The words are familiar, but what does it mean?

The instructions for the email submission read:
“No native files will be accepted.”

Suddenly, I felt like I had a functional literacy problem. I understood the word “native.” I understood the word “files.” But I had no idea what a “native file” was. I didn’t even have a guess. I did not want to make a mistake, so I emailed the requestor and asked for a definition. I got a polite and helpful response.

For those of you who don’t know, when they said “no native files” they actually meant “send files in the PDF format.” (Or, I learned later from a friend, maybe a JPG would qualify.) A native file is a file that is still in the format of the program in which it was created, like a Word document or a Keynote slide show.

In this situation, I may have experienced what some of our patients sometimes feel like. The words sound familiar, but they have no idea what we are talking about. They have no idea what they are supposed to do. They don’t want to make a mistake — especially if it could physically hurt them. But it’s hard to admit you don’t understand, especially when it’s presented in a way that implies, “Of course you understand this. It’s simple.”

Another reason to ask patients to teach back what we teach them.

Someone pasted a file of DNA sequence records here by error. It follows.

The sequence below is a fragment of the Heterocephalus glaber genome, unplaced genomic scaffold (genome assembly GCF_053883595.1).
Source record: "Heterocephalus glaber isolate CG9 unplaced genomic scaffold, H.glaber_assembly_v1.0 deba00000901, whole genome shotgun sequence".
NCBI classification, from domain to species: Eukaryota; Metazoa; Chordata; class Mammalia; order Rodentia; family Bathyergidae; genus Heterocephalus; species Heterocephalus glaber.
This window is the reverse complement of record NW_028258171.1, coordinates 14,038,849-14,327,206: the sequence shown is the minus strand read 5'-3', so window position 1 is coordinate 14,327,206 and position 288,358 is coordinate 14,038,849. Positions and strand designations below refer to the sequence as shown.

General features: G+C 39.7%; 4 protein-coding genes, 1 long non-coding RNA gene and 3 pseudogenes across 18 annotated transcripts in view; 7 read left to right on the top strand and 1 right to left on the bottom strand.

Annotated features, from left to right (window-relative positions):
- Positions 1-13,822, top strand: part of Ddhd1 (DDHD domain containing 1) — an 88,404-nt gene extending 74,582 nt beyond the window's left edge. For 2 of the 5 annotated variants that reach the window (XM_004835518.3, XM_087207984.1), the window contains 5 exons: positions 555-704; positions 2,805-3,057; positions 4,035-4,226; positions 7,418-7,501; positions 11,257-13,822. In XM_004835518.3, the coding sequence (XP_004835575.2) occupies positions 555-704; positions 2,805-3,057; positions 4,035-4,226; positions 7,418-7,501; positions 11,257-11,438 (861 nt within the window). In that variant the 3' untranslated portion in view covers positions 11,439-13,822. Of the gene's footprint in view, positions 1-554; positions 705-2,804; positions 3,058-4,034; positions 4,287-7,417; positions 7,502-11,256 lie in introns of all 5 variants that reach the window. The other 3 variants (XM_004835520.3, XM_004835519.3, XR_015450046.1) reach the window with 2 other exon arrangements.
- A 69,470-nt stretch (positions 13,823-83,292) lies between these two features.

©2010 Fran London

6 Responses to “The words are familiar, but what does it mean?”

  1. Chuck Jones says:


    This post is right-on. Many medical professionals are like technical professionals and don’t make an effort to put things into “layman’s” terms and too often the patient or care-giver won’t do what you did, which is “ask” for clarification or understanding. We have a family policy that no one goes to the doctor alone. The second person is there to ask questions, seek clarity and write things down for discussion after the appointment. It has saved us from confusion or mistakes more than once.

  2. Nita Pyle says:

    I love the example, very telling. Thanks for all that you share.

  3. Thanks, Chuck and Nita.

  4. Susan says:

    Great analogy Fran. I love your blogs. I’ve got a folder in Outlook with all of them. Thanks for sharing.

  5. Kim Hume says:

    If you as techno expert didn’t know this…there was no hope for the rest of us! The same goes for our patients and families. Sometimes I am not 100% clear on what is expected of the patient after the physician comes in and I have been a nurse for 25+ years. We have to have the patient and family tell us in their own language what we have said, what they are to do, what are next steps. Thanks for sharing this great example.

  6. Kim, I consider myself to be a super user rather than a techno expert. Not knowing what a native file is proves I’m not a techno expert. Thanks for the comment.

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